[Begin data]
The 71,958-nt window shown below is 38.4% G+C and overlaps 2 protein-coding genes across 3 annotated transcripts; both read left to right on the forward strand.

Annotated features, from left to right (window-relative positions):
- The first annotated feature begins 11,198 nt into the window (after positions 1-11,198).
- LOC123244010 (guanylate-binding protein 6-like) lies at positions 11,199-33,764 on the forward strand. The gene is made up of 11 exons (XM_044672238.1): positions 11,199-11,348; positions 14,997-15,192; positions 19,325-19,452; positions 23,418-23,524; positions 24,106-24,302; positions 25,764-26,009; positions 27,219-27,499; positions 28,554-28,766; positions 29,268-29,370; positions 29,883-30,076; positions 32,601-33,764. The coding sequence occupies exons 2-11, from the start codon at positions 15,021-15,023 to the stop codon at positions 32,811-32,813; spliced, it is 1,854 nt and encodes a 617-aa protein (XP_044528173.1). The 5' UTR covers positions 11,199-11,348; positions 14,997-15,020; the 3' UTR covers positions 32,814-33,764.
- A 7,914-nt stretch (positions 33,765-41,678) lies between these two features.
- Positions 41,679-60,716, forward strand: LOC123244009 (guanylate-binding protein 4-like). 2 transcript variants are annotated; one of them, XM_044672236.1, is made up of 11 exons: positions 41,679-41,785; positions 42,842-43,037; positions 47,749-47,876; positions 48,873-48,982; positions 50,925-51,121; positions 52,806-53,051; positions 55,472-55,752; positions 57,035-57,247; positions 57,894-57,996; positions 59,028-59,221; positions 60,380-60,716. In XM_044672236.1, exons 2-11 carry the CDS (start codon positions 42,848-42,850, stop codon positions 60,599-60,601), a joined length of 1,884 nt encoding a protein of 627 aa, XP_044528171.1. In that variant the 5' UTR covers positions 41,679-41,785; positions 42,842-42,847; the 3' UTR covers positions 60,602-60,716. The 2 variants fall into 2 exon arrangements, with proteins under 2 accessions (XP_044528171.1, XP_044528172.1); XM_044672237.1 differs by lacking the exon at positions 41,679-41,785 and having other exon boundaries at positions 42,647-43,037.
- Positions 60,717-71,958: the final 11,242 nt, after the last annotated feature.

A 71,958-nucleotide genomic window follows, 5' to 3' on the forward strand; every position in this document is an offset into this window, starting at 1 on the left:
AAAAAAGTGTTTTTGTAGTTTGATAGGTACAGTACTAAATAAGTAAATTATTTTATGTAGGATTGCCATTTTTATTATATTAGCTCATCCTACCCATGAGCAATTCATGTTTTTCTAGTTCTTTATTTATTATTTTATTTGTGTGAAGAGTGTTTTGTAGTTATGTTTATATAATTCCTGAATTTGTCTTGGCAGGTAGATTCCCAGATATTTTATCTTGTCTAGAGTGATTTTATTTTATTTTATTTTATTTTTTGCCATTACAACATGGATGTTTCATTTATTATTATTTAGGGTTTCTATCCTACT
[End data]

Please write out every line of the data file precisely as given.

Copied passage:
The 71,958-nt window shown below is 38.4% G+C and overlaps 2 protein-coding genes across 3 annotated transcripts; both read left to right on the forward strand.

Annotated features, from left to right (window-relative positions):
- The first annotated feature begins 11,198 nt into the window (after positions 1-11,198).
- LOC123244010 (guanylate-binding protein 6-like) lies at positions 11,199-33,764 on the forward strand. The gene is made up of 11 exons (XM_044672238.1): positions 11,199-11,348; positions 14,997-15,192; positions 19,325-19,452; positions 23,418-23,524; positions 24,106-24,302; positions 25,764-26,009; positions 27,219-27,499; positions 28,554-28,766; positions 29,268-29,370; positions 29,883-30,076; positions 32,601-33,764. The coding sequence occupies exons 2-11, from the start codon at positions 15,021-15,023 to the stop codon at positions 32,811-32,813; spliced, it is 1,854 nt and encodes a 617-aa protein (XP_044528173.1). The 5' UTR covers positions 11,199-11,348; positions 14,997-15,020; the 3' UTR covers positions 32,814-33,764.
- A 7,914-nt stretch (positions 33,765-41,678) lies between these two features.
- Positions 41,679-60,716, forward strand: LOC123244009 (guanylate-binding protein 4-like). 2 transcript variants are annotated; one of them, XM_044672236.1, is made up of 11 exons: positions 41,679-41,785; positions 42,842-43,037; positions 47,749-47,876; positions 48,873-48,982; positions 50,925-51,121; positions 52,806-53,051; positions 55,472-55,752; positions 57,035-57,247; positions 57,894-57,996; positions 59,028-59,221; positions 60,380-60,716. In XM_044672236.1, exons 2-11 carry the CDS (start codon positions 42,848-42,850, stop codon positions 60,599-60,601), a joined length of 1,884 nt encoding a protein of 627 aa, XP_044528171.1. In that variant the 5' UTR covers positions 41,679-41,785; positions 42,842-42,847; the 3' UTR covers positions 60,602-60,716. The 2 variants fall into 2 exon arrangements, with proteins under 2 accessions (XP_044528171.1, XP_044528172.1); XM_044672237.1 differs by lacking the exon at positions 41,679-41,785 and having other exon boundaries at positions 42,647-43,037.
- Positions 60,717-71,958: the final 11,242 nt, after the last annotated feature.

A 71,958-nucleotide genomic window follows, 5' to 3' on the forward strand; every position in this document is an offset into this window, starting at 1 on the left:
AAAAAAGTGTTTTTGTAGTTTGATAGGTACAGTACTAAATAAGTAAATTATTTTATGTAGGATTGCCATTTTTATTATATTAGCTCATCCTACCCATGAGCAATTCATGTTTTTCTAGTTCTTTATTTATTATTTTATTTGTGTGAAGAGTGTTTTGTAGTTATGTTTATATAATTCCTGAATTTGTCTTGGCAGGTAGATTCCCAGATATTTTATCTTGTCTAGAGTGATTTTATTTTATTTTATTTTATTTTTTGCCATTACAACATGGATGTTTCATTTATTATTATTTAGGGTTTCTATCCTACT